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xx Re: CLS and FLUSH confusion
« Reply #18 on: Aug 22nd, 2017, 10:40am »

OK, in your program do you change the color of a button at any point? How are you doing this? With an API call?

The error log is telling us that the program tried to change the background color of a button but found it did not exist. The window it was on might have been closed, but I would have thought you would get a #handle not known error.


This might still be the symptoms of out of memory, but if you are changing buttons with API calls that could also be the memory leak.

Are you changing the color of buttons? Setting focus on a button probably changes its background color.
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xx Re: CLS and FLUSH confusion
« Reply #19 on: Aug 22nd, 2017, 10:56am »

No, not changing any button colors! Some graphicbox colors are data dependent, but certainly not anything that wouldn't show up within the first hundred or so simulations. How hundreds of thousands or even a million simulations can run before crashing still has me stumped. I just got through restricting the number of sims to 100,000, so perhaps I'll disable most or all graphicbox writes just to see if it makes a difference.
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Chris Iverson
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xx Re: CLS and FLUSH confusion
« Reply #20 on: Aug 22nd, 2017, 11:17am »

I'm not sure if I'm remembering properly, but isn't there an issue in LB with issuing COLOR commands? The brushes not getting deleted properly, with the memory usage building up because of it?

I seem to recall something like that. I'll try to take a look.
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xx Re: CLS and FLUSH confusion
« Reply #21 on: Aug 22nd, 2017, 1:03pm »

We need to see what that long color number is in rgb terms and see if it matches anything you are doing in the program.

3084219 in r g b terms

Not got time right now but later unless someone beats me to it.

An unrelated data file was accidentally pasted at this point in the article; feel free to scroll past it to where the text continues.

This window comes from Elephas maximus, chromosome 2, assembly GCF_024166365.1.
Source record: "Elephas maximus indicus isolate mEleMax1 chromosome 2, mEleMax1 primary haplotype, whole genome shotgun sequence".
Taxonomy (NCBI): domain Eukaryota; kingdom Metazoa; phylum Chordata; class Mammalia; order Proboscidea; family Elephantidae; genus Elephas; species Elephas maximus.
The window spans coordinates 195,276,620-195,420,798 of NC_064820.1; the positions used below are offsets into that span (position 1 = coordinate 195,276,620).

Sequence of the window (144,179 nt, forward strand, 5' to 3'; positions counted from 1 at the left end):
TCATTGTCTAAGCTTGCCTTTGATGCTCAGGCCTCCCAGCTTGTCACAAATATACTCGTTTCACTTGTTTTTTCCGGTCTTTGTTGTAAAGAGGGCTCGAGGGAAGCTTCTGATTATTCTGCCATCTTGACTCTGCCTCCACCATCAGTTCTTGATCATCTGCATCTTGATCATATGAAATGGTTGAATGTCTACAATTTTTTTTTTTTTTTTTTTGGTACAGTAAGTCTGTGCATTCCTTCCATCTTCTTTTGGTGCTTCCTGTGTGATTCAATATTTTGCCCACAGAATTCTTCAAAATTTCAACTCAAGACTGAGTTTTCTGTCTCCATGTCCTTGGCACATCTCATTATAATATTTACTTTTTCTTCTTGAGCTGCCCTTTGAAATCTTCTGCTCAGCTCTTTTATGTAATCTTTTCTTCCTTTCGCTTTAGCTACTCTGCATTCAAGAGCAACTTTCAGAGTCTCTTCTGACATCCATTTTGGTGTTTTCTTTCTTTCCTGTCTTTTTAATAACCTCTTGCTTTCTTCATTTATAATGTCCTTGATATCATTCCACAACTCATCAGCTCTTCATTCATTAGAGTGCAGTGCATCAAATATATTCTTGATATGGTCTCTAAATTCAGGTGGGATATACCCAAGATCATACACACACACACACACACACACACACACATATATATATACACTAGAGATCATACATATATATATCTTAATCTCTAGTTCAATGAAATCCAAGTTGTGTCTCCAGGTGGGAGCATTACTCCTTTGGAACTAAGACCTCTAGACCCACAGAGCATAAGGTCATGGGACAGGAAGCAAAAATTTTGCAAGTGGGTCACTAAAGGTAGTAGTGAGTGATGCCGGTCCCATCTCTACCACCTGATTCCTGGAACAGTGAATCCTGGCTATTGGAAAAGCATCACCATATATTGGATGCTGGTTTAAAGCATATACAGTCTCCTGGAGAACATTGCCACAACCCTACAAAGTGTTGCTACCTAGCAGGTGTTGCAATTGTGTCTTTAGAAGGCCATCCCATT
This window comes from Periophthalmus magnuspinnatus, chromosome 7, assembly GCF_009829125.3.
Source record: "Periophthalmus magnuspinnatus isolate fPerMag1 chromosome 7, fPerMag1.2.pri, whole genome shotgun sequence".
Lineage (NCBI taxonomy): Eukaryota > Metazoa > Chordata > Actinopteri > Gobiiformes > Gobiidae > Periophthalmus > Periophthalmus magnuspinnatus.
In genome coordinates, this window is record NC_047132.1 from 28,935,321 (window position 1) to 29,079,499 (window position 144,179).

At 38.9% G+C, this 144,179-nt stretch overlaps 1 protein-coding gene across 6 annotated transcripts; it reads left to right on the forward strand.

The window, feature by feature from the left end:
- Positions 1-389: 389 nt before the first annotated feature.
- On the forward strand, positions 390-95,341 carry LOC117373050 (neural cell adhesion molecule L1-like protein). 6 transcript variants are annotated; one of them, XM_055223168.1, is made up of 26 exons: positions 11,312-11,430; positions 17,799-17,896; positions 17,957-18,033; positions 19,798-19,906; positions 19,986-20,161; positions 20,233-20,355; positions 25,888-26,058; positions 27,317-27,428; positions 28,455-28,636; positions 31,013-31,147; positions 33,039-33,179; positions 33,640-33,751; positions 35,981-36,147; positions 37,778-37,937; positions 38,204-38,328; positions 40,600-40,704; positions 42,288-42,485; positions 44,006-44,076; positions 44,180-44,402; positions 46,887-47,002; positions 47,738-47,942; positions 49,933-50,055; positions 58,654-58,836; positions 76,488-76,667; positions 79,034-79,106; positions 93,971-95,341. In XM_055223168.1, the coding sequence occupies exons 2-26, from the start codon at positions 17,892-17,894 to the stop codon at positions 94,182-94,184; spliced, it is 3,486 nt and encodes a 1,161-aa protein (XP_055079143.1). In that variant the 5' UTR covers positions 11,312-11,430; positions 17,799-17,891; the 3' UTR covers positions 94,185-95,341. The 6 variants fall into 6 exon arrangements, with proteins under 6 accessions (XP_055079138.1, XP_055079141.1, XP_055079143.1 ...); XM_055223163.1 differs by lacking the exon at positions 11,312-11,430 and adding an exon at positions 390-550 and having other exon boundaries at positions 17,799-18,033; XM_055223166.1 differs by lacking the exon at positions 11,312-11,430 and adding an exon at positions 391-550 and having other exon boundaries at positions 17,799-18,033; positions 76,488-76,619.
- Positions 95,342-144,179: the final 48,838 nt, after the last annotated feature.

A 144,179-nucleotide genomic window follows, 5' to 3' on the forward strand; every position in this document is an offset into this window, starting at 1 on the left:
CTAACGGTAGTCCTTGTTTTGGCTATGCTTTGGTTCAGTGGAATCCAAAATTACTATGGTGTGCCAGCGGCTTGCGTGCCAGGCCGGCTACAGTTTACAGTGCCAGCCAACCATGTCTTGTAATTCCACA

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xx Re: CLS and FLUSH confusion
« Reply #22 on: Aug 22nd, 2017, 1:37pm »

It's premature and inconclusive, but after disabling writing to the four graphicboxes that can change colors, and successfully running a million sims, overall memory usage is about the same as before.

If it offers any clues, the only changeable LB colors are: green, red, cyan, dark green, dark red, and blue depending on simulation results. The investigation continues.
« Last Edit: Aug 22nd, 2017, 1:39pm by Turtleman » User IP Logged

Brandon Parker
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xx Re: CLS and FLUSH confusion
« Reply #23 on: Aug 22nd, 2017, 3:01pm »

I think that's red'ish color code there.....

So are you saying that the memory usage is the same after running over a million simulations as it was prior to starting the simulations?

That definitely points to something with graphics obviously if that's the case.

Without seeing some code it's still guesswork for the most part.


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xx Re: CLS and FLUSH confusion
« Reply #24 on: Aug 22nd, 2017, 3:08pm »

No, and sorry for the confusion. Memory usage starts at around 11M and gradually increased to around 35M after a million sims similar to what the memory usage was before disabling writing to the displays. There are several other sections I may be able to "bypass" to see what's causing the increase. That's assuming that memory usage should stabilize at a much smaller number of sims, though I don't know if memory usage even enters into the equation.
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xx Re: CLS and FLUSH confusion
« Reply #25 on: Aug 22nd, 2017, 7:17pm »

Sounds like there is still a problem....

It's normal for memory to go up/ down as the program allocates more and then discards it for various tasks. For instance, my main program which is almost 16,000 lines long hovers between 20-22MB; if it climbs any higher than that I know I've caused a problem. I added code that saves the memory allocated to a CSV file every second if commanded to and it's pretty much like clockwork with the up/ down pattern.

Another good place to look, while the program is running through its paces, is Task Manager. You can go to the Processes tab and then add the "Commit Size" under the View>Select Columns... menu option. Pay attention to the Commit Size as your program is running. The number assigned to your program should increase/ decrease as the program's memory is allocated/ freed, but in the event that you only see this number steadily increasing over a long period of time and never dropping back down close to where it started shortly after initializing the simulations then you definitely have a memory leak.

What else are you doing inside the loops for simulations?

Can you post any code?

We want to help you make your program run as best it can and having a memory leak is a definite issue that can be difficult to track down.


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Rod